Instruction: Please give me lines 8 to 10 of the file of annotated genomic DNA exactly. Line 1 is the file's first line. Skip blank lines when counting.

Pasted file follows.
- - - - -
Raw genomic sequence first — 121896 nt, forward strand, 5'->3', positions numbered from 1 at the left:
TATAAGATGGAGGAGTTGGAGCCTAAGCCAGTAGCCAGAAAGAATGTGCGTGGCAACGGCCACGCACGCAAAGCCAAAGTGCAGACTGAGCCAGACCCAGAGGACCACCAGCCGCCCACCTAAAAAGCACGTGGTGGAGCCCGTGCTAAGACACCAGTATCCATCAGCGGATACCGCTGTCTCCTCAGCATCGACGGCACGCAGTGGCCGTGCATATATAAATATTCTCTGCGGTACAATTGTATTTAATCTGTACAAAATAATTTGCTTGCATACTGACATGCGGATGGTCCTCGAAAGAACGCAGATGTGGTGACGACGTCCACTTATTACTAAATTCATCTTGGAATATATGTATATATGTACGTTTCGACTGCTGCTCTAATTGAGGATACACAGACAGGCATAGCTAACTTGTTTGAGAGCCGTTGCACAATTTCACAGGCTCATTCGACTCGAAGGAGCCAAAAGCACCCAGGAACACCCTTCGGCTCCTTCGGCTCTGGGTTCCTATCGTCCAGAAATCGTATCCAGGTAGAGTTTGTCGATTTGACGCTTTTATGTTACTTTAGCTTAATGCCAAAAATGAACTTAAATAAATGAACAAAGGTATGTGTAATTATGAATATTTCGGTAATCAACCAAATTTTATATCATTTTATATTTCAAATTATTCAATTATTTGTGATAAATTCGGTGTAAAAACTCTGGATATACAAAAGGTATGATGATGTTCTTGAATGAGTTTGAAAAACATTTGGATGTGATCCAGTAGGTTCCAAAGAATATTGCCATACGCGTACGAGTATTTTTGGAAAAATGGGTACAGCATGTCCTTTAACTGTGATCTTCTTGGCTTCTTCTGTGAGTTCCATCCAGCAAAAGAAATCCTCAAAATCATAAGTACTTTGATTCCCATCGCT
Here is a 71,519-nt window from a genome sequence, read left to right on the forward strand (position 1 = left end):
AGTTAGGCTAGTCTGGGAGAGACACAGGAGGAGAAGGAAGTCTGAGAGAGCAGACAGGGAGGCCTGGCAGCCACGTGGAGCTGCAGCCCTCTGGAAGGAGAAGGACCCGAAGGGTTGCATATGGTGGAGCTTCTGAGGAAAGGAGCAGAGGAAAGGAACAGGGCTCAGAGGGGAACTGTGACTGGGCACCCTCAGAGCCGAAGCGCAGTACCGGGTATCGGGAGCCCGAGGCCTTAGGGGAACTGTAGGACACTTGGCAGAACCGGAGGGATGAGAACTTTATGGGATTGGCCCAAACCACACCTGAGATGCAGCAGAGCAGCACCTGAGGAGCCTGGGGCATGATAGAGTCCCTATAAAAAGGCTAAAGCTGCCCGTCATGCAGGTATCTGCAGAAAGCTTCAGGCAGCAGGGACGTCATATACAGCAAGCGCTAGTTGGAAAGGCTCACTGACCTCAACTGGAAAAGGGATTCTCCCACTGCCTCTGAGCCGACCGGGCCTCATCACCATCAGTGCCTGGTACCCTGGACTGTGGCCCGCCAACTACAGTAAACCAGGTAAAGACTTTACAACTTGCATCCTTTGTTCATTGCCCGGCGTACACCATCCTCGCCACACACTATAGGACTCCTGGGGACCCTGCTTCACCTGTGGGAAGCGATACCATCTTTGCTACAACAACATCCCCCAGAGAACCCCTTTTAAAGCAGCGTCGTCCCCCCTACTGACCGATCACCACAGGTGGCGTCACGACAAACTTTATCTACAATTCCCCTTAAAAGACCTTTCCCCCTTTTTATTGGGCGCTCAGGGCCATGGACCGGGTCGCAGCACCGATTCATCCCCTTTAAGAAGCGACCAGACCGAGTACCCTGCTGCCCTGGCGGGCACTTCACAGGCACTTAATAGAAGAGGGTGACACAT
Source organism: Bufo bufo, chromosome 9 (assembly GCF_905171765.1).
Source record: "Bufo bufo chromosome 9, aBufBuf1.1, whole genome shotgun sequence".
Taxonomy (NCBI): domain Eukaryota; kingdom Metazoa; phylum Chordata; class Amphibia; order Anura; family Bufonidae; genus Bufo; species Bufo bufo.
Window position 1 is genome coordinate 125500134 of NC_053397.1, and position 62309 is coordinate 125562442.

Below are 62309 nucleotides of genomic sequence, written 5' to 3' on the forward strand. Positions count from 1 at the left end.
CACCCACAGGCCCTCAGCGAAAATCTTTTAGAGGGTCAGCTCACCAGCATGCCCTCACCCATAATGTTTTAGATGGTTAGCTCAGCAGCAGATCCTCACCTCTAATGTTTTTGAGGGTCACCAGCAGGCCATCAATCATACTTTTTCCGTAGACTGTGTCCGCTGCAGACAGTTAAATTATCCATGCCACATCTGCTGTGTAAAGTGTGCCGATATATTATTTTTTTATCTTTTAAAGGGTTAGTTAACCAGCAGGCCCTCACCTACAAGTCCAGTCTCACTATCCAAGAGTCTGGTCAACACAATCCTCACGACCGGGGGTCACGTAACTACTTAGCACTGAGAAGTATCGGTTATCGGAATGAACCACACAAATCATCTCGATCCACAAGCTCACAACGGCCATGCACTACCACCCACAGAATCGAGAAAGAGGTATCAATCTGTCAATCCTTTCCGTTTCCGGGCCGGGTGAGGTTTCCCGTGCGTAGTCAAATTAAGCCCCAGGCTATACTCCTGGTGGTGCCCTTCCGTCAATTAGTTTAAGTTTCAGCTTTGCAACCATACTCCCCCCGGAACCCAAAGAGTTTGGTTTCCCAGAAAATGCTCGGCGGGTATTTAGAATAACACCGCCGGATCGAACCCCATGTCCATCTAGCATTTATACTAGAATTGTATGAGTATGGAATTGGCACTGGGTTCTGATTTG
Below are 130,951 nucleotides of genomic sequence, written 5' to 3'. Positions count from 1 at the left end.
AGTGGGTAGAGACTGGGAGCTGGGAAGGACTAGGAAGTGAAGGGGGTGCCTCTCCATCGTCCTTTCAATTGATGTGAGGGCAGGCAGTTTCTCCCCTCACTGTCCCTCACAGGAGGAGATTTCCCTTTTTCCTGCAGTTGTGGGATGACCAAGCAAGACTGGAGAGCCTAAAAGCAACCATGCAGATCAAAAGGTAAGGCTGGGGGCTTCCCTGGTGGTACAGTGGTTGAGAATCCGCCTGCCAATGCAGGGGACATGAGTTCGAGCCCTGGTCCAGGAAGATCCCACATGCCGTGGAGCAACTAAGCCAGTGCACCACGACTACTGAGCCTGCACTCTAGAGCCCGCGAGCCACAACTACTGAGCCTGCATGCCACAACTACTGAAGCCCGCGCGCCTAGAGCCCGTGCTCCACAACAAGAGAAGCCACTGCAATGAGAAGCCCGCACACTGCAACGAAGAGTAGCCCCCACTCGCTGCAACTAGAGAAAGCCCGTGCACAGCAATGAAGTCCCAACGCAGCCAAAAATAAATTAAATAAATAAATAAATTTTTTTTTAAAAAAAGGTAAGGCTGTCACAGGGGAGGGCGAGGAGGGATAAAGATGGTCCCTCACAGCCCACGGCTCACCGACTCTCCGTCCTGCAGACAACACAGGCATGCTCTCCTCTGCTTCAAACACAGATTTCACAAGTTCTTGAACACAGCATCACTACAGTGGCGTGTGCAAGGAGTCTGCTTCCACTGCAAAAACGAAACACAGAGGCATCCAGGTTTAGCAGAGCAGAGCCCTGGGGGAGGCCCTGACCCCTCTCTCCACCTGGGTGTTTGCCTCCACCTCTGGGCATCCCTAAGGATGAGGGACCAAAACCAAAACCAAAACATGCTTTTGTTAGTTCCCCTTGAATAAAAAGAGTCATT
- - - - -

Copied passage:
Window position 1 is genome coordinate 125500134 of NC_053397.1, and position 62309 is coordinate 125562442.

Below are 62309 nucleotides of genomic sequence, written 5' to 3' on the forward strand. Positions count from 1 at the left end.
CACCCACAGGCCCTCAGCGAAAATCTTTTAGAGGGTCAGCTCACCAGCATGCCCTCACCCATAATGTTTTAGATGGTTAGCTCAGCAGCAGATCCTCACCTCTAATGTTTTTGAGGGTCACCAGCAGGCCATCAATCATACTTTTTCCGTAGACTGTGTCCGCTGCAGACAGTTAAATTATCCATGCCACATCTGCTGTGTAAAGTGTGCCGATATATTATTTTTTTATCTTTTAAAGGGTTAGTTAACCAGCAGGCCCTCACCTACAAGTCCAGTCTCACTATCCAAGAGTCTGGTCAACACAATCCTCACGACCGGGGGTCACGTAACTACTTAGCACTGAGAAGTATCGGTTATCGGAATGAACCACACAAATCATCTCGATCCACAAGCTCACAACGGCCATGCACTACCACCCACAGAATCGAGAAAGAGGTATCAATCTGTCAATCCTTTCCGTTTCCGGGCCGGGTGAGGTTTCCCGTGCGTAGTCAAATTAAGCCCCAGGCTATACTCCTGGTGGTGCCCTTCCGTCAATTAGTTTAAGTTTCAGCTTTGCAACCATACTCCCCCCGGAACCCAAAGAGTTTGGTTTCCCAGAAAATGCTCGGCGGGTATTTAGAATAACACCGCCGGATCGAACCCCATGTCCATCTAGCATTTATACTAGAATTGTATGAGTATGGAATTGGCACTGGGTTCTGATTTG